I knew the day was coming. Firefox 29 has landed, and with it Australis, the UX team’s disastrous new concept. Of course it’s a disastrous concept—it’s from the UX team.
Over the last couple of years, Firefox’s UX team has gone to enormous lengths to ruin the browsing experience, by which I mean make it forcibly more identical to Google Chrome. They removed favicons from the address bar, on the basis that some people are stupid enough to think a key favicon means the site is secure. (Seriously? It was color coded before. How is that not a clue?) They removed the option to hide the tab bar when only one tab shows. Before that, they removed the status bar outright. When they introduced personas, also known as lightweight themes, they deliberately took out the ability to make them work with regular themes, rendering them useless. Now in Australis, they’ve basically taken out everything else.
So this means that sometime very soon, I’m switching to Pale Moon, a Firefox offshoot that works with the Mozilla code base but maintains none of the Firefox UX team’s terrible decisions. As a bonus, it’s supposedly also faster. I’m cool with faster. Plus I’ll get to unload half of my add-ons, a large number of which exist solely for the purpose of combating previous UX team snafus. I’m just not looking forward to the work of making the switch.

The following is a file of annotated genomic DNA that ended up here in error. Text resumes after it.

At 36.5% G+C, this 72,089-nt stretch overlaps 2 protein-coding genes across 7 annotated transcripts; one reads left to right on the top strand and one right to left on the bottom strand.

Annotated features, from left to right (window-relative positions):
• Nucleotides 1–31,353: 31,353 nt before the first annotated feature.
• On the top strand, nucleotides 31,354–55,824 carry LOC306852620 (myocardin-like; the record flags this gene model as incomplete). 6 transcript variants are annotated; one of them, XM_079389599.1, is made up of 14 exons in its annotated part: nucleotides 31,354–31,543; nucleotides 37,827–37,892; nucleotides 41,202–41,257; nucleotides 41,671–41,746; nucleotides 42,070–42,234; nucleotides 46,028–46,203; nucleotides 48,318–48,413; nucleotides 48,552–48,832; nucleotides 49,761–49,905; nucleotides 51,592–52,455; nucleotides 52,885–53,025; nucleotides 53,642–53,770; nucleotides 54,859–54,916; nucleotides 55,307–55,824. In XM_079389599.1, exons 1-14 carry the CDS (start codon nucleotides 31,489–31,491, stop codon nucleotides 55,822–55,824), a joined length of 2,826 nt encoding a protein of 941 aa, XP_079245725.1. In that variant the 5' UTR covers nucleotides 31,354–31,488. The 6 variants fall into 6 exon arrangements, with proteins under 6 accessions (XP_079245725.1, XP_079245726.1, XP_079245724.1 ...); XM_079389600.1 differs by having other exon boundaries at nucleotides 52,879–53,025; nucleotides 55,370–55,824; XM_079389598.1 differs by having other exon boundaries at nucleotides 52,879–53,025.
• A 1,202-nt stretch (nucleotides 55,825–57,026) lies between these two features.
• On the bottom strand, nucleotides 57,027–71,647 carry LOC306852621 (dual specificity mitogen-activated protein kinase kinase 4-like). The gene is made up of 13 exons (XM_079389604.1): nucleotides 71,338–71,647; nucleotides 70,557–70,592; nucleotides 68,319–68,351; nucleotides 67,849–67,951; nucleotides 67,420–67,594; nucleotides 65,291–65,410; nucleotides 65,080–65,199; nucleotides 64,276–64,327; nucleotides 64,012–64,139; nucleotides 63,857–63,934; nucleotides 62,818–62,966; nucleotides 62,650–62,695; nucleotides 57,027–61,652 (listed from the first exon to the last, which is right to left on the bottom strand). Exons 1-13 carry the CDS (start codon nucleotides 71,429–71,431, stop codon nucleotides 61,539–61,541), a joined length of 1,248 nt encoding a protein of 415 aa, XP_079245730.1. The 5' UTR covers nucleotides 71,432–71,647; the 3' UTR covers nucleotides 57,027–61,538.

I know, of course, I won’t be the only one jumping ship. Pale Moon has been on my radar for a while now because I knew the change was coming. I find it vaguely amusing that some sites are suggesting users give the UX team their feedback—like those feckless lunks have ever given a rat’s hairy hind end about user feedback. Now I really have no problem with the Australis interface being available for people who like that sort of thing, but the incessant removal of customization has been unacceptable for a long time now.
Oh, well. I hope I’ll like Pale Moon, and I have reason to believe I will. But even if this turns out to be a vast improvement and I wonder how I ever got along without it, I’m never going to thank the Firefox UX team for forcing me into the transition. I can be magnanimous, but never to the willfully stupid.